Streaming platforms for BeIN Sports - the Qatari-owned broadcaster which counts Gary Neville among pundits - have been turned off across Saudi Arabia in an alleged "power play" against Qatar at the World Cup.
Telegraph Sport explores how and why the furore has erupted.
BeIN has been in frantic talks with Saudi and Fifa as the streaming platform it owns - called TOD.tv - has been cut in Riyadh since the opening ceremony. TOD broadcasts across the entire Middle East and North Africa and has millions of subscribers in Saudi Arabia, where it is bigger than Netflix and Disney.
A letter sent to customers and business partners from TOD outlines how the broadcaster was subjected to an alleged cyber attack before the blockage took place. "During the Opening Ceremony of the FIFA World Cup Qatar 2022 on November 20th, TOD experienced an unprecedented series of cyber-attacks on our systems between 07:00pm (November 20th) and 04:00am (November 21st)," the letter says.
"During that time, the platform’s performance was regretfully impacted and some viewers were unable to access our offerings. We would like to reassure you that the source of this interruption was identified and successfully rectified. Additional measures have also been implemented to secure seamless experiences for all.
"Furthermore, and due to matters beyond our control, we are experiencing an outage in the Kingdom of Saudi Arabia, which is currently impacting TOD.tv, the official streaming partner of the FIFA World Cup Qatar 2022. Additional information will be provided as soon as it is available."
Why would Saudi Arabia cut the feed?
Sources with knowledge of the situation claim it is a power play by Saudi Arabia to undermine Qatar. Saudi's public investment fund, which effectively owns Newcastle, attempted - but failed - to buy beIN last year, Telegraph Sport understands.
Relations between nations had improved in the build up to the tournament and tens of thousands of Saudis are currently in Doha cheering on their team. "This is all about Saudi control, and not having control of the most powerful medium in their country," a senior figure close to the sudden fall out said.
"Saudi beating Argentina is more powerful than any news channel, and they don’t own the rights to it. But they want to run world sport and be taken seriously. It is mad." The insider added: "Saudi consumers have gone crazy about this – however the news has been almost unseen since the opening game for two main reasons: "Saudi have suppressed the news; and beIN broadcasts 22 of the 64 matches of the World Cup on free-to-air which is still available in every home (basically the big matches are still accessible – stopping riots on the street)."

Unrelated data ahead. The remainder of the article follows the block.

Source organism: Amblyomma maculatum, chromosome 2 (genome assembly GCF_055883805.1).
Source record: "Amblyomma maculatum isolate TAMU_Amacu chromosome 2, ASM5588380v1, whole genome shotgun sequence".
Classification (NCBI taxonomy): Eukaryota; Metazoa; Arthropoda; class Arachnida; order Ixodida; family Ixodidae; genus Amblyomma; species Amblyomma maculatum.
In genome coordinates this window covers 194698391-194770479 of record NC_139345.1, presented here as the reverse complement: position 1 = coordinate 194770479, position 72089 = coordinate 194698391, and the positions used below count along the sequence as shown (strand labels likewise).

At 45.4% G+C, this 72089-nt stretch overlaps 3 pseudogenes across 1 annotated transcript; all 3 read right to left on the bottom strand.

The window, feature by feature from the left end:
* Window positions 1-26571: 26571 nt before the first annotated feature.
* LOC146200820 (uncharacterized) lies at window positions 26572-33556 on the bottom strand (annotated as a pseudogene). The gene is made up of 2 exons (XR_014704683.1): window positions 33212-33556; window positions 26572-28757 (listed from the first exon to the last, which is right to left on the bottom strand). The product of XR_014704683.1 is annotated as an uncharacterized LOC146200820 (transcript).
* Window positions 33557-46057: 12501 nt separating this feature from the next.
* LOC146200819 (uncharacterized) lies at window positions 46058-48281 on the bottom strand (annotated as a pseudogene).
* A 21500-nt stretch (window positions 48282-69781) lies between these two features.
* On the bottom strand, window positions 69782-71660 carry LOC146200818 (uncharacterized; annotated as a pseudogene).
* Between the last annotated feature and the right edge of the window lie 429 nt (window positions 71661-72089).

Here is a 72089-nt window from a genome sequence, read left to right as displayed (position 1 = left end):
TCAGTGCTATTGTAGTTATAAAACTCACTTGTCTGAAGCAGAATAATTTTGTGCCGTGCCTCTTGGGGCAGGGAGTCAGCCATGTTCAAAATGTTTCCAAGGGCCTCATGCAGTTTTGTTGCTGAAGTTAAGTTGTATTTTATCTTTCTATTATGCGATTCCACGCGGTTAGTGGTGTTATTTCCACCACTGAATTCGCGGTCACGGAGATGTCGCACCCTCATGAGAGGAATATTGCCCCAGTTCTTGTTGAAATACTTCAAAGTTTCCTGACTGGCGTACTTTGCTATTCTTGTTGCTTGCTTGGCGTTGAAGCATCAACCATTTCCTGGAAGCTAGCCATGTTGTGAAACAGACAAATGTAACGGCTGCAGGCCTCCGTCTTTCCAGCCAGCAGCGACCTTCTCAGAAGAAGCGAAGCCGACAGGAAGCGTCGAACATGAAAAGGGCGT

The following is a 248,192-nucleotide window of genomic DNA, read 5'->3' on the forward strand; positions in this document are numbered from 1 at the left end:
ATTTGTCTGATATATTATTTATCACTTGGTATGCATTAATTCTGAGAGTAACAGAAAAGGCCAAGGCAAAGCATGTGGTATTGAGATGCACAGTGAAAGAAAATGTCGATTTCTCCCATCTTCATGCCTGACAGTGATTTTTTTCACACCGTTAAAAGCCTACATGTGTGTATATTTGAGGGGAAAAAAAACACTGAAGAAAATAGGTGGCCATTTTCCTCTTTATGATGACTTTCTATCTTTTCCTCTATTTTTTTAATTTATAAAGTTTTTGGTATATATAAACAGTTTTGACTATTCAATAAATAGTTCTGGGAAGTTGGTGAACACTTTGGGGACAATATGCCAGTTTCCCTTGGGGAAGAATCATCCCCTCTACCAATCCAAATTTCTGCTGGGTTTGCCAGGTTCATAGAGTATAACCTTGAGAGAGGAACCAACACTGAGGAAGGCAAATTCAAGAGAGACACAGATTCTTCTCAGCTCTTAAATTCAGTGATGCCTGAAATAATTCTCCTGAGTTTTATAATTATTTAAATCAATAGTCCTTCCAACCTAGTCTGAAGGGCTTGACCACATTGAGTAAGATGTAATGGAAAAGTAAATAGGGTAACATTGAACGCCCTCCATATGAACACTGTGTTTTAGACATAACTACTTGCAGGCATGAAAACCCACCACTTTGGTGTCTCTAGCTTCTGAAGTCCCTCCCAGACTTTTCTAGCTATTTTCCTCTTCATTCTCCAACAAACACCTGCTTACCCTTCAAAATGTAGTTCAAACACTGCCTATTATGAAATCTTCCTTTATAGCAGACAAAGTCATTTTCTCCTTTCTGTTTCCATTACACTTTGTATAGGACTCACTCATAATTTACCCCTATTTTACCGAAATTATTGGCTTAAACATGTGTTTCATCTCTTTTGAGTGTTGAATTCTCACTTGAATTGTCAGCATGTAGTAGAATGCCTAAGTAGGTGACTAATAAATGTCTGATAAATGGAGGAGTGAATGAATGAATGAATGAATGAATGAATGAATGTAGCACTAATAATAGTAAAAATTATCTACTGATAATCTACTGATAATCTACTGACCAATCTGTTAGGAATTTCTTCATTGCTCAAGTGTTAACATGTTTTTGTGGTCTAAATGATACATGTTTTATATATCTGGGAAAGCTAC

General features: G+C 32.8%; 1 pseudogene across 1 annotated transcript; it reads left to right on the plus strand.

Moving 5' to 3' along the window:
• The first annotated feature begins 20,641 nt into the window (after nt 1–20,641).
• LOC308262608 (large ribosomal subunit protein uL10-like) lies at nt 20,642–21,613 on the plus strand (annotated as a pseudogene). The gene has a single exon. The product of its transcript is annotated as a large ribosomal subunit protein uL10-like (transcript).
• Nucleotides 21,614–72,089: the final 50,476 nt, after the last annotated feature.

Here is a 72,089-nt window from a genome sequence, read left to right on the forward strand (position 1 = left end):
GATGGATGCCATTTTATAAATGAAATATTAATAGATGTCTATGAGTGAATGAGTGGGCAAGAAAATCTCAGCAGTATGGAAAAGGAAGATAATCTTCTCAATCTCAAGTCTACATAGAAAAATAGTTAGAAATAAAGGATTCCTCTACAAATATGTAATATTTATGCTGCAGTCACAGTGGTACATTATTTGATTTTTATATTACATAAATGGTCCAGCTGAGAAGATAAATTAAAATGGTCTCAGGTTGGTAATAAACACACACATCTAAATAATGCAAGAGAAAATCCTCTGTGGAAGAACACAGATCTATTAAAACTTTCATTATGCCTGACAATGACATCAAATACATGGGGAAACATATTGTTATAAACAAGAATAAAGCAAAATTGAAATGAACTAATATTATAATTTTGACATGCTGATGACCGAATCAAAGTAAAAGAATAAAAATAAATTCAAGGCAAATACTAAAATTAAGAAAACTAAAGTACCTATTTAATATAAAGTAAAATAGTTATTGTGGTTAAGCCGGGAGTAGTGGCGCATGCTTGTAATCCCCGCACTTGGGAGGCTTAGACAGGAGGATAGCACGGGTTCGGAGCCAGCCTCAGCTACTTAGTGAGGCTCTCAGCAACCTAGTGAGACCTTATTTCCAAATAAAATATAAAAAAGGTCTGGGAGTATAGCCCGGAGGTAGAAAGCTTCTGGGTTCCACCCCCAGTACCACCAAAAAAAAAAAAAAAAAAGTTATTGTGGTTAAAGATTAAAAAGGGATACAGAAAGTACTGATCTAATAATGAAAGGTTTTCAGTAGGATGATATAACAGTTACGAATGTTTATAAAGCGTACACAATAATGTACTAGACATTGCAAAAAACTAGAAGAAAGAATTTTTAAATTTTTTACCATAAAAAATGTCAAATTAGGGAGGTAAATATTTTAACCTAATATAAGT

What is Fifa doing about it?
The governing body has declined to comment after being repeatedly asked by Telegraph Sport to state its position.
However, BeIN are urgently pleading with Gianni Infantino to help via legal representations submitted on Saturday. The insider added: "Ultimately Infantino needs to answer a very simple question - how possibly can your official streaming partner be banned? And by the country and head of state who is bidding for the next World Cup."
What is Saudi Arabia's position and who could be behind it?
Qatari broadcasters believe the Saudi Ministry for Media is responsible for the block, but the nation is yet to comment on the claims.
The situation is puzzling given Crown Prince Mohammed bin Salman has been in Doha over the past week showing apparent enthusiasm for the World Cup.
Saudi sports minister, Prince Abdulaziz bin Turki Al Faisa, also told British broadcasters the country was lending its backing to Qatar.
Upsetting Fifa would also appear unwise, given the nation is keen to itself host a future World Cup.
Could this be connected to the Qatar-Saudi TV piracy row?
The move has particularly infuriated Qatar as Saudi rulers had in previously switched off piracy network beoutQ to ensure beIN - one of the Premier League's biggest right-holders - would no longer object to the Newcastle United takeover.
Pirate pay-TV broadcaster beoutQ - which streamed Premier League and European football in doctored versions of BeIN coverage - operated in Saudi Arabia between August 2017 and August 2019.
It was a sophisticated Riyadh-based piracy operation which illegally retransmits beIN Sports channels with a seven-second delay, allowing technicians to superimpose “beoutQ” branding on the screen.
The pirate media empire broadcasts 10 live channels of sport. The channels are generally available across the Middle East and North Africa via satellite provider Arabsat. Boxes have been picked up in Europe in recent months.
BBC and Sky had joined BeIN in demanding a Government crackdown. The Premier League had also been warned BeIN would sever its agreement with the league if it allowed the Newcastle takeover to go through while a row with Saudi continued. The network was eventually switched off amid international pressure, but Saudi Arabia always officially denied state involvement.
BeIN, Fifa and Saudi Arabia were contacted about all the above claims. BeIN and Fifa declined to comment.